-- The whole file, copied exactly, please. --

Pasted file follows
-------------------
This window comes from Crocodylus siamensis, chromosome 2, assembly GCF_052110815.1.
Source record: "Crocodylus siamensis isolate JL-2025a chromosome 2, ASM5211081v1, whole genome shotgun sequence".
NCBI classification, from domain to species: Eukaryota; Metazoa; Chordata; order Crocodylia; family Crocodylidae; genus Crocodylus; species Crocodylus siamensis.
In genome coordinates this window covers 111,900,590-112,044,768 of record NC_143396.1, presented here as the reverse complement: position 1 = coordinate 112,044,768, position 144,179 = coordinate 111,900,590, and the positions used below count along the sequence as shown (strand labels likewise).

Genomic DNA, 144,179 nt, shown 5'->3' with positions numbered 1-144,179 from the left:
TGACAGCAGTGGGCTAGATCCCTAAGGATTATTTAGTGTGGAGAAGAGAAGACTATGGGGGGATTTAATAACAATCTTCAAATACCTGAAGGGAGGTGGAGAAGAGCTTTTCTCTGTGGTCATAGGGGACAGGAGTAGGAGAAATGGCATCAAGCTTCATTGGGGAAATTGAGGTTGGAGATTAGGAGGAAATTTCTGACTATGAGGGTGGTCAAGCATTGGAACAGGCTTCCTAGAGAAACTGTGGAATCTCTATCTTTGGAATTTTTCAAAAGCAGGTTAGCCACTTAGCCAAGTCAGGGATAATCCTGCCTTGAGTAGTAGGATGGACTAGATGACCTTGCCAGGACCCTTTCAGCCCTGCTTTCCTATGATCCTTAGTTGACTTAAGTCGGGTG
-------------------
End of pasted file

This window comes from Crocodylus siamensis, chromosome 2, assembly GCF_052110815.1.
Source record: "Crocodylus siamensis isolate JL-2025a chromosome 2, ASM5211081v1, whole genome shotgun sequence".
NCBI classification, from domain to species: Eukaryota; Metazoa; Chordata; order Crocodylia; family Crocodylidae; genus Crocodylus; species Crocodylus siamensis.
In genome coordinates this window covers 111,900,590-112,044,768 of record NC_143396.1, presented here as the reverse complement: position 1 = coordinate 112,044,768, position 144,179 = coordinate 111,900,590, and the positions used below count along the sequence as shown (strand labels likewise).

Genomic DNA, 144,179 nt, shown 5'->3' with positions numbered 1-144,179 from the left:
TGACAGCAGTGGGCTAGATCCCTAAGGATTATTTAGTGTGGAGAAGAGAAGACTATGGGGGGATTTAATAACAATCTTCAAATACCTGAAGGGAGGTGGAGAAGAGCTTTTCTCTGTGGTCATAGGGGACAGGAGTAGGAGAAATGGCATCAAGCTTCATTGGGGAAATTGAGGTTGGAGATTAGGAGGAAATTTCTGACTATGAGGGTGGTCAAGCATTGGAACAGGCTTCCTAGAGAAACTGTGGAATCTCTATCTTTGGAATTTTTCAAAAGCAGGTTAGCCACTTAGCCAAGTCAGGGATAATCCTGCCTTGAGTAGTAGGATGGACTAGATGACCTTGCCAGGACCCTTTCAGCCCTGCTTTCCTATGATCCTTAGTTGACTTAAGTCGGGTG